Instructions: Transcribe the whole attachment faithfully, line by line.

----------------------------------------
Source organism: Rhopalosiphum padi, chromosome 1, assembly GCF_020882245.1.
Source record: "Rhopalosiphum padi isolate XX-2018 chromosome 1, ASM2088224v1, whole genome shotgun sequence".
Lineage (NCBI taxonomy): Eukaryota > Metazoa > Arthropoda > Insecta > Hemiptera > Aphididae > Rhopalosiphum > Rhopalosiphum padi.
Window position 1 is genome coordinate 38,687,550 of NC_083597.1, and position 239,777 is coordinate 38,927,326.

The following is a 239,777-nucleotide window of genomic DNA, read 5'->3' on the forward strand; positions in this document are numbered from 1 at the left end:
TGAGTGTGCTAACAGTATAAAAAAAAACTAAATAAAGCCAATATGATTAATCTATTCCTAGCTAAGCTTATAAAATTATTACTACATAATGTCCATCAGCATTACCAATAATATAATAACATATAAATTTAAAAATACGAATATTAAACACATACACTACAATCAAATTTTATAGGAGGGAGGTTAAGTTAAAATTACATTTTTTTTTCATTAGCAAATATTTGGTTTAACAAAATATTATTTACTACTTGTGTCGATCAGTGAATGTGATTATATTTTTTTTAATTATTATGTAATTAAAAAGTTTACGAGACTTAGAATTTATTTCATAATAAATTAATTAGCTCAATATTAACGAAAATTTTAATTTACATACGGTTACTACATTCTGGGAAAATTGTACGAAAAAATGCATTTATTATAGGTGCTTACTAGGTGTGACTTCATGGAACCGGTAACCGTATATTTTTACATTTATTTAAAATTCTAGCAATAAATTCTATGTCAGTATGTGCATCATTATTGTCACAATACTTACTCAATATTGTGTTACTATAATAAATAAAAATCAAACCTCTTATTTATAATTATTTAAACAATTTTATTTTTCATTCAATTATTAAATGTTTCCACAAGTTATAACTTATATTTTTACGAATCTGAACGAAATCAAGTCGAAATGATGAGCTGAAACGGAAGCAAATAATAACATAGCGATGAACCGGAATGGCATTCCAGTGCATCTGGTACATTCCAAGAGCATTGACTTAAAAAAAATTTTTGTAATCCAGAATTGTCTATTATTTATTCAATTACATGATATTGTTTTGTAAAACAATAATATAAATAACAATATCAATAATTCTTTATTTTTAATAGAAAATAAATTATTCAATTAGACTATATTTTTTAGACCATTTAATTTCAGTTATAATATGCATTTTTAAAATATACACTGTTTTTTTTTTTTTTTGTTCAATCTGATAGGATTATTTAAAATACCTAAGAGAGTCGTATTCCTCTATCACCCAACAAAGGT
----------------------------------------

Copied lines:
Source organism: Rhopalosiphum padi, chromosome 1, assembly GCF_020882245.1.
Source record: "Rhopalosiphum padi isolate XX-2018 chromosome 1, ASM2088224v1, whole genome shotgun sequence".
Lineage (NCBI taxonomy): Eukaryota > Metazoa > Arthropoda > Insecta > Hemiptera > Aphididae > Rhopalosiphum > Rhopalosiphum padi.
Window position 1 is genome coordinate 38,687,550 of NC_083597.1, and position 239,777 is coordinate 38,927,326.

The following is a 239,777-nucleotide window of genomic DNA, read 5'->3' on the forward strand; positions in this document are numbered from 1 at the left end:
TGAGTGTGCTAACAGTATAAAAAAAAACTAAATAAAGCCAATATGATTAATCTATTCCTAGCTAAGCTTATAAAATTATTACTACATAATGTCCATCAGCATTACCAATAATATAATAACATATAAATTTAAAAATACGAATATTAAACACATACACTACAATCAAATTTTATAGGAGGGAGGTTAAGTTAAAATTACATTTTTTTTTCATTAGCAAATATTTGGTTTAACAAAATATTATTTACTACTTGTGTCGATCAGTGAATGTGATTATATTTTTTTTAATTATTATGTAATTAAAAAGTTTACGAGACTTAGAATTTATTTCATAATAAATTAATTAGCTCAATATTAACGAAAATTTTAATTTACATACGGTTACTACATTCTGGGAAAATTGTACGAAAAAATGCATTTATTATAGGTGCTTACTAGGTGTGACTTCATGGAACCGGTAACCGTATATTTTTACATTTATTTAAAATTCTAGCAATAAATTCTATGTCAGTATGTGCATCATTATTGTCACAATACTTACTCAATATTGTGTTACTATAATAAATAAAAATCAAACCTCTTATTTATAATTATTTAAACAATTTTATTTTTCATTCAATTATTAAATGTTTCCACAAGTTATAACTTATATTTTTACGAATCTGAACGAAATCAAGTCGAAATGATGAGCTGAAACGGAAGCAAATAATAACATAGCGATGAACCGGAATGGCATTCCAGTGCATCTGGTACATTCCAAGAGCATTGACTTAAAAAAAATTTTTGTAATCCAGAATTGTCTATTATTTATTCAATTACATGATATTGTTTTGTAAAACAATAATATAAATAACAATATCAATAATTCTTTATTTTTAATAGAAAATAAATTATTCAATTAGACTATATTTTTTAGACCATTTAATTTCAGTTATAATATGCATTTTTAAAATATACACTGTTTTTTTTTTTTTTTGTTCAATCTGATAGGATTATTTAAAATACCTAAGAGAGTCGTATTCCTCTATCACCCAACAAAGGT